As a child, Jeff Garland's passion for astronomy was sparked as he watched meteor showers from his family's Pine Log farm.
"It has always been an interest of mine. My mom used to bring us out in the pasture to see the meteor showers," said Garland about the December tradition, which he called "the coldest night of the year.
"The first scope I ever got was made out of tin, but I saw the moon with it and stared at it for days," he said about the Christmas present he received at 15.
"Overall, I like deep space targets, but I love telescope making. It's not hard to do. There are just two or three things you need to know. It's basic division. They can range from dirt cheap to expensive, depending on the quality of the lenses and how much work people are willing to do themselves. I typically scrap for items, like making tubes from sewer pipes or PVC and mounts built out of wood."In addition to viewing the night sky, members also participate in community outreach presentations to groups like school students and church congregations. Saturday, they will provide assistance during the National Astronomy Day Celebration on the grounds of the Weinman Mineral Museum. From noon to 5 p.m., about 15 members will set up nearly 25 telescopes with filters for participants to explore sunspots and solar flares. They also will share their knowledge of astronomy and telescopes.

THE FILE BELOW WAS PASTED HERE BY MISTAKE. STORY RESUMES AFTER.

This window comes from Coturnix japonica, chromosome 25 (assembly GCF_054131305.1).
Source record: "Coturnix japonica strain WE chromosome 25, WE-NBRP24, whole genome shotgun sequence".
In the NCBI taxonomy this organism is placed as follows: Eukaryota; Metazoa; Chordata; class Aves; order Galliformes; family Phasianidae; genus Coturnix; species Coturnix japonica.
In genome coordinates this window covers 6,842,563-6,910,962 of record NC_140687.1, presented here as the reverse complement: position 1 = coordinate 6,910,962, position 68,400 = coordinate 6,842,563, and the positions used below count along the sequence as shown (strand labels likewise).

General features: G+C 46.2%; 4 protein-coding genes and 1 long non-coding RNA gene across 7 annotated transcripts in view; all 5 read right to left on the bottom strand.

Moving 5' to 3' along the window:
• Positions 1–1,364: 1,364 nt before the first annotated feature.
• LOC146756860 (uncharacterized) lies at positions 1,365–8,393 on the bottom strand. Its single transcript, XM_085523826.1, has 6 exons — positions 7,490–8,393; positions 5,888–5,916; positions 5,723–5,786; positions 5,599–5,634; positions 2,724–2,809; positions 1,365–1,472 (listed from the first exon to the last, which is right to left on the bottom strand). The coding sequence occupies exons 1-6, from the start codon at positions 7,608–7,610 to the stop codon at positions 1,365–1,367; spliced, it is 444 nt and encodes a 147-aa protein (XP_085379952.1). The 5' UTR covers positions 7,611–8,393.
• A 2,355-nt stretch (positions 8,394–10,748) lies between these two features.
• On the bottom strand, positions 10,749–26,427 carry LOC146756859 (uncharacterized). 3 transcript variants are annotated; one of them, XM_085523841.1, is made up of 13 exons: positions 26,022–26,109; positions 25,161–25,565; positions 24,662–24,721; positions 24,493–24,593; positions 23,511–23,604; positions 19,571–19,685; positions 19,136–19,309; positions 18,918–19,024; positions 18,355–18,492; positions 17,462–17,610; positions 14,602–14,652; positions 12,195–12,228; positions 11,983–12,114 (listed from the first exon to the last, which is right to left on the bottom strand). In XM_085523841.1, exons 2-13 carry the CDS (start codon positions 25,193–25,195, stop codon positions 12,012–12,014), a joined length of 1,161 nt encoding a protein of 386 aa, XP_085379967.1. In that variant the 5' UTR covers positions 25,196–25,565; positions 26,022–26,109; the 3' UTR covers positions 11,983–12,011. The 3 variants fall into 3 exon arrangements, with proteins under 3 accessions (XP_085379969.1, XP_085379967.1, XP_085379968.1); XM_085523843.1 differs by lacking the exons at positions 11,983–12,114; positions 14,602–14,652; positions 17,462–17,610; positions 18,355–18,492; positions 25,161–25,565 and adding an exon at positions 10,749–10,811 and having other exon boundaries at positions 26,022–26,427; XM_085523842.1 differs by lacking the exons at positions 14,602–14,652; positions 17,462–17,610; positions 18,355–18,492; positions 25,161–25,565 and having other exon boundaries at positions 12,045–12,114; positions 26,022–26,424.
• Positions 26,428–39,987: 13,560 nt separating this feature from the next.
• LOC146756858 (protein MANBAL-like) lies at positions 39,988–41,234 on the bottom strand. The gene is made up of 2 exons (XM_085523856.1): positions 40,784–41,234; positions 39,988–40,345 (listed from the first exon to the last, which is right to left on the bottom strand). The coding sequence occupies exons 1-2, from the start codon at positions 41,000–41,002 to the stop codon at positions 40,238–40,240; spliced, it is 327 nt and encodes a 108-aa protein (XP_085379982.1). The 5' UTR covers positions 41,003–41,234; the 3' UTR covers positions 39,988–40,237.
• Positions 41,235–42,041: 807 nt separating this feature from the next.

The program will continue from 7:30 to 10 p.m., with the public viewing the night sky. Depending on weather conditions and light pollution, Saturn and the moon will be the main highlights. Describing it as a relaxed gathering, Garland said participants can drop by throughout the sessions and are encouraged to approach Northwest Georgia Astronomical Association members with questions.Drawing about 85 individuals last year, the event is free with regular admission to the Weinman -- $4 for adults, $3.50 for ages 55 and older and $3 for ages 6 to 11. Children younger than 6 are admitted free of charge.
For more information about the astronomy event, contact the Weinman at 770-386-0576. To inquire about the Northwest Georgia Astronomical Association, visit www.nwgaa.org or e-mail email@example.com.